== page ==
KEY POINTS

  • The Marist Poll surveyed 953 adults and was published Tuesday
  • 6 in 10 New Yorkers faulted Cuomo' handling of nursing homes during the pandemic
  • Only 49% of New Yorkers approve of his job performance: Marist College poll
  • Cuomo’s approval rating is back to its pre-pandemic level: Marist poll director

As the outrage grows over New York’s COVID-19 nursing home scandal, troubles are also mounting for Gov. Andrew Cuomo, who has come under severe criticism over his administration's response.

Just 36% of New Yorkers now think Cuomo deserves re-election, down from 39% in 2018, according to a new poll. Cuomo is now eyeing his fourth term in office. 

The governor came under fire after it was revealed that his administration had undercounted coronavirus-related deaths of residents in state nursing homes.

Six out of 10 New Yorkers believe Cuomo did something wrong in his handling of COVID-19 in nursing homes, according to the poll conducted by Marist College Institute for Public Opinion. About 41% believe his actions in his administration's controversial response to the pandemic in nursing homes were unethical but not illegal; 19% believe Cuomo has done something illegal. Just over 1 in 4 adults say he did nothing wrong at all.

Published on Tuesday, the poll says 49% of New Yorkers approve of Cuomo’s job performance, down from 66% in July. Forty-two percent say Cuomo is doing an excellent or good job in the office, down from 60% in July, indicating the governor's ratings have come down to what it was pre-pandemic.

The Marist Poll surveyed 953 adults from Feb. 15 to 17 and has a margin of error of plus or minus 3.8 percentage points. 

The findings also noted that 54% of New Yorkers approve of how he is handling the coronavirus pandemic, down from 72% in July. 

The current criticism of Cuomo is a far cry from the early days of the pandemic when he was widely praised for his strong handling of the outbreak. He held regular, often reassuring, press briefings to inform New York state residents about guidelines and to present pertinent data as more and more people became severely ill and the death toll rose rapidly.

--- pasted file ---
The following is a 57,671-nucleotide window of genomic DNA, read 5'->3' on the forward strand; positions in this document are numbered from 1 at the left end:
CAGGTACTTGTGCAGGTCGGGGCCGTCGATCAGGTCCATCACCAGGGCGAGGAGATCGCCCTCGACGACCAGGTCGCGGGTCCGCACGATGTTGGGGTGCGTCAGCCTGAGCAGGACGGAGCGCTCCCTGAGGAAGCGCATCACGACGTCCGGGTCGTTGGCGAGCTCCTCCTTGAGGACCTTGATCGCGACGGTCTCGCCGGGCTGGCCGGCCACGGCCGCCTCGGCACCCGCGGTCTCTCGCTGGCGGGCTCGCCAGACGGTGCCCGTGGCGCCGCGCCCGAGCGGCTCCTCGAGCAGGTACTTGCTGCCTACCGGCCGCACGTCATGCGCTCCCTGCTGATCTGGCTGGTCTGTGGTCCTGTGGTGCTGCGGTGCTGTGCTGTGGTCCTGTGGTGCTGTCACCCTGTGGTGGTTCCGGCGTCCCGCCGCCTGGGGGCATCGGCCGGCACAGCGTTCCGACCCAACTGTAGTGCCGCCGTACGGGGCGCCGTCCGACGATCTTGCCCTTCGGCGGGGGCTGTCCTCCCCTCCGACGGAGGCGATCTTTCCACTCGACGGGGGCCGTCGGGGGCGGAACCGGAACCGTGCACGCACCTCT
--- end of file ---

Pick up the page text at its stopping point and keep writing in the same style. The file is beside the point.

The Marist Poll director, Lee M. Miringoff, said “Cuomo’s approval rating, which was sky high in the summer, has returned to its pre-pandemic level.” The results suggest that it would be a challenge for Cuomo if he were to seek a fourth term, Miringoff continued. “That said, his current numbers are comparable to what they were when he faced the voters last time.”   

Rich Azzopardi, a senior adviser to Cuomo said, the numbers between the various surveys always vary, but the administration “remains focused on fighting this pandemic, administering as many vaccines as possible, and safely and smartly reopening our state for all New Yorkers.”

The nursing home scandal has intensified in recent weeks as federal prosecutors launched an investigation and lawmakers moved to strip the governor of unilateral emergency powers that he had held during the pandemic. 

Cuomo last week acknowledged a delay in the reporting of some nursing home deaths but stopped short of an apology. He said that by failing to answer questions from state lawmakers, the public, and the news media, New York state created a void that was “filled with skepticism, and cynicism, and conspiracy theories which furthered the confusion.”

His top aide, Melissa DeRosa, apologized to state lawmakers for the governor’s office withholding requested data that showed the death toll in nursing homes due to COVID-19. DeRosa said Cuomo’s office feared the death toll information would be “used against us” by federal prosecutors, the New York Post reported. 

Governor of New York Andrew Cuomo Governor of New York Andrew Cuomo speaks during a news conference at the Jacob Javits Convention Center during the Coronavirus pandemic on March 30, 2020 in New York City. The Army Corps of Engineers constructed the temporary hospital with nearly 3,000 beds in the convention center to serve patients not seeking medical attention for coronavirus (COVID-19) but for other ailments. (Photo by Noam Galai/Getty Images) Photo: Noam Galai/Getty Images